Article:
A glimpse into the muskrat way of life
(Reprinted from above link)
The muskrat is a less than glamorous animal that lives in many of the waterways of Labrador.
The first thing about the muskrat is something that many of us may not be aware of. The muskrat is not a rat at all. They are a member of the mouse family, a big version of the field mouse family that has over time, adapted to life in and around water.
Their name comes from the fact that the animal has two special musk glands located beneath the skin in close proximity to its anus. These glands will typically enlarge during the breeding season and produces a yellowish, musky smelling substance that is deposited at stations along it’s travel routes, indicating its presence and its territory.
The muskrat is a large rodent that is found commonly in the wetlands and waterways throughout North America, including the wilds of Labrador. They have a paunchy appearance with their entire body covered in a rich and waterproof layer of fur with the exception of their feet and their rat-like tail. The guard hairs are coarse and glossy in appearance and they have short under fur that is very dense and silky.
Their color ranges from dark brown on their back and head to a grayish brown on their belly. The tail on the muskrat is slender, flattened vertically and can be up to 25 cm in length, covered with a thick scaly skin that protects it.
There is very little hair growing on its feet, with their front feet that are hand-like and designed to help then in the construction of their lodges, digging channels and burrows and holding their food.
Their hind feet are much larger than their front feet and are used in helping them swim. They are not webbed like the beaver and the otter. They have four long toes on these feet that are covered in a specialized hair that gives the foot a pad like effect.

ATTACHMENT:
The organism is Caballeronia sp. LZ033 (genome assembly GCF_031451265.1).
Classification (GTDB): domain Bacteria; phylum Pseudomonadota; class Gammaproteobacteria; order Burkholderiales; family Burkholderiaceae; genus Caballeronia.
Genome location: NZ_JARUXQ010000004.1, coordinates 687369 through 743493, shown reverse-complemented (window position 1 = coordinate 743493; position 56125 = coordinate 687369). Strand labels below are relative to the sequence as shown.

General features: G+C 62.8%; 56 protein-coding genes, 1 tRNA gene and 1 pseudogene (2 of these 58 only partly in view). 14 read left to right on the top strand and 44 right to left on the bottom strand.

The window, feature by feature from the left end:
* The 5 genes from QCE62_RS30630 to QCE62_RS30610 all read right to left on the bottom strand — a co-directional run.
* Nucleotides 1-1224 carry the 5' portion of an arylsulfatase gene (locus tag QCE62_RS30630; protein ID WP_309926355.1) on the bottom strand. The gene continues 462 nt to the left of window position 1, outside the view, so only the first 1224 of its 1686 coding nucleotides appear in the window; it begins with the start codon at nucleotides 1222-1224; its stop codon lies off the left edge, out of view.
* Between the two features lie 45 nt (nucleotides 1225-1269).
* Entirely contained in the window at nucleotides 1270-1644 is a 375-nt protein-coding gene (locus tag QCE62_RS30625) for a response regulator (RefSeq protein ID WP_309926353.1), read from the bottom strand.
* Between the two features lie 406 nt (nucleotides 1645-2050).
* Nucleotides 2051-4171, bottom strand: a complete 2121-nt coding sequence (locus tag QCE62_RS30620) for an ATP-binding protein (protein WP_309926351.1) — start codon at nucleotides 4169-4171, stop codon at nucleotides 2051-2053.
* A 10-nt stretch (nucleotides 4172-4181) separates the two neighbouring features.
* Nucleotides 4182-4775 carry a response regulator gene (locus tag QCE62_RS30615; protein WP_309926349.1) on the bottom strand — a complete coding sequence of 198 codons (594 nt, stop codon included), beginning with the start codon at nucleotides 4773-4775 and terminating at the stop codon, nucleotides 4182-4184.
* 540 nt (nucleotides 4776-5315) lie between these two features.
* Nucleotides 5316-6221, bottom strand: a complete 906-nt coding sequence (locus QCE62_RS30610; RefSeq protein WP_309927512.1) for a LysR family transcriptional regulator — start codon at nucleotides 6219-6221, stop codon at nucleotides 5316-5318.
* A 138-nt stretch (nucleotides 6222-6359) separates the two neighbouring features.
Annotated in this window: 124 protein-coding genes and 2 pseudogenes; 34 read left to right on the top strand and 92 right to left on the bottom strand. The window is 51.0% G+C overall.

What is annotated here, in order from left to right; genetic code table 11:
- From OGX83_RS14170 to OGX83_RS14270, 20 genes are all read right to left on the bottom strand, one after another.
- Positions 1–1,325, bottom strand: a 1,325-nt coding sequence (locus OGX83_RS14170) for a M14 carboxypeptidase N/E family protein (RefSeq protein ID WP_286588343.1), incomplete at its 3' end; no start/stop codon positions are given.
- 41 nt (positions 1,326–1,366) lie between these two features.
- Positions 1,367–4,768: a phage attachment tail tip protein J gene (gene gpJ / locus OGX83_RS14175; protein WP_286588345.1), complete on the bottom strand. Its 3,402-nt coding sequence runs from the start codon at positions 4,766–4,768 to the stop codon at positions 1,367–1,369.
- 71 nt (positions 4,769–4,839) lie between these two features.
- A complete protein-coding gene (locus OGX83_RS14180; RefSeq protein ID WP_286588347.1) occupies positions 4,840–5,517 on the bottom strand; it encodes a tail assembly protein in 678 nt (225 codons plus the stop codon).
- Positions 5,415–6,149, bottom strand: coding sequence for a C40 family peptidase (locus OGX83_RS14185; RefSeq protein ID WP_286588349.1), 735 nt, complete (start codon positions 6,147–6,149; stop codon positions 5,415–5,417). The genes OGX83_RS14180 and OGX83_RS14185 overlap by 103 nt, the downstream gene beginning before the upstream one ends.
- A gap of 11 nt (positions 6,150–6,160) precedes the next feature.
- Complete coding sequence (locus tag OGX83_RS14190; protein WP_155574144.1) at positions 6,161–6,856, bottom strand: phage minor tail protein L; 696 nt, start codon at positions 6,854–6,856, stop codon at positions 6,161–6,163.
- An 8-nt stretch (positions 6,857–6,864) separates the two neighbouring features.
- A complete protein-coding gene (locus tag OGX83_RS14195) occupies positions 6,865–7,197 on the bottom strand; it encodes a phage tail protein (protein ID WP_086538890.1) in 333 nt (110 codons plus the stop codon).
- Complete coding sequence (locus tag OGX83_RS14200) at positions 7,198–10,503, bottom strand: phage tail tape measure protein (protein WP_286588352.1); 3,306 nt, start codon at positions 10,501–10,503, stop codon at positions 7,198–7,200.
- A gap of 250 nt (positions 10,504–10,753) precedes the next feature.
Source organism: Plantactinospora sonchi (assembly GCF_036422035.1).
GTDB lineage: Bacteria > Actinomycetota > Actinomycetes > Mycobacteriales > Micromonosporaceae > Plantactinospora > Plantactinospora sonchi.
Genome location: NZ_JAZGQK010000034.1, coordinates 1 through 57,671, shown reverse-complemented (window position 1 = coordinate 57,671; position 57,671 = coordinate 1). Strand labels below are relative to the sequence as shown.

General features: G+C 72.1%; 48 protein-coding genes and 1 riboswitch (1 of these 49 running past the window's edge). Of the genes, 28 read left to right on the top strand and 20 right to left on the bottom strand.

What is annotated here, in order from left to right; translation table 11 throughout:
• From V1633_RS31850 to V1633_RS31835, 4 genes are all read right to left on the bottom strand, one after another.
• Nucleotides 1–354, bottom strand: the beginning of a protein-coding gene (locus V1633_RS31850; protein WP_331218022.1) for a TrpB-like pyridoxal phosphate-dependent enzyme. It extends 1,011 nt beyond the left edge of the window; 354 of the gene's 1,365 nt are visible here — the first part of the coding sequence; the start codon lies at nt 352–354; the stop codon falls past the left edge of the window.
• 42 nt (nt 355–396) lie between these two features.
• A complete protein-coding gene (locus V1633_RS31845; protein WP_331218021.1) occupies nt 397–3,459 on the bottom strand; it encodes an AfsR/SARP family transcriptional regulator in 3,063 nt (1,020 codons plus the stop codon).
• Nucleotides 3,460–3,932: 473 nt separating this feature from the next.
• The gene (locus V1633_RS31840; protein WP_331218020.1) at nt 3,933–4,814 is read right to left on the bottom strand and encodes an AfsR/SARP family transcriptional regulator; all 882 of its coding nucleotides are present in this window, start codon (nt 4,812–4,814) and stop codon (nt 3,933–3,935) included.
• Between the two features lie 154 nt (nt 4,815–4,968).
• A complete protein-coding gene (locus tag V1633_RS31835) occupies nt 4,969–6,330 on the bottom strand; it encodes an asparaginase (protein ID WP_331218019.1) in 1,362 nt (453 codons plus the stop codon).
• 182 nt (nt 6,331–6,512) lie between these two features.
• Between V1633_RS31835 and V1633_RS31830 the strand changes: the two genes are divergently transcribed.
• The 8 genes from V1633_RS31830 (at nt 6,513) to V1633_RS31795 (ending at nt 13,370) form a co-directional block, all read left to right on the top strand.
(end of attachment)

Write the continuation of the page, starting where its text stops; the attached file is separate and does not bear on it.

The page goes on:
They are equipped with very small ears that are difficult to even see.
They have four front teeth like chisels, with two on the bottom and two on the top. They use these teeth very effectively and are usually about 2 cm in length and are very effective for chewing stems, roots and plants.
Muskrats typically live in freshwater marshes and slow moving streams adjacent to marshes and marshy areas around lakes. The water must be deep enough so that it will not freeze to the bottom during winter, but shallow enough to permit the aquatic growth of vegetation for its food.
The vegetation is not only for food. It is used in the building of mounds that we see as partially dried and decayed material that act as homes for the muskrat. These mounds act as lodges and feeding stations for the animals as well as shelter from the wind and waves on the water.
The winter months are a period of relative inactivity. The muskrat spends most of its time sleeping and feeding until breeding time begins after the spring breakup. Mating occurs right after spring breakup with few long lasting ties between the males and females.
Muskrat young are born after less than a month from conception with litters from five and up to 10 young in some cases. Although the young are blind and hairless at birth, they develop quickly and begin leaving the lodge at two to three weeks of age.
A second litter is common and even a third in some years. These animals do not have a lengthy lifespan. Three to four years is the norm in the wild as their natural alertness fails and they become prey for minks, foxes and other natural predators.
These animals are common in the freshwater areas of Labrador and are a natural and important component to the ecosystem that makes up the total sum of the wilds of Labrador.
As we are nestled away in the warmth of our homes in Labrador, so to is the muskrat in their homes, perhaps as eager as we are for spring to arrive.
GARY SHAW: A glimpse into the muskrat way of life
Published: Jan 08 at 4:13 p.m.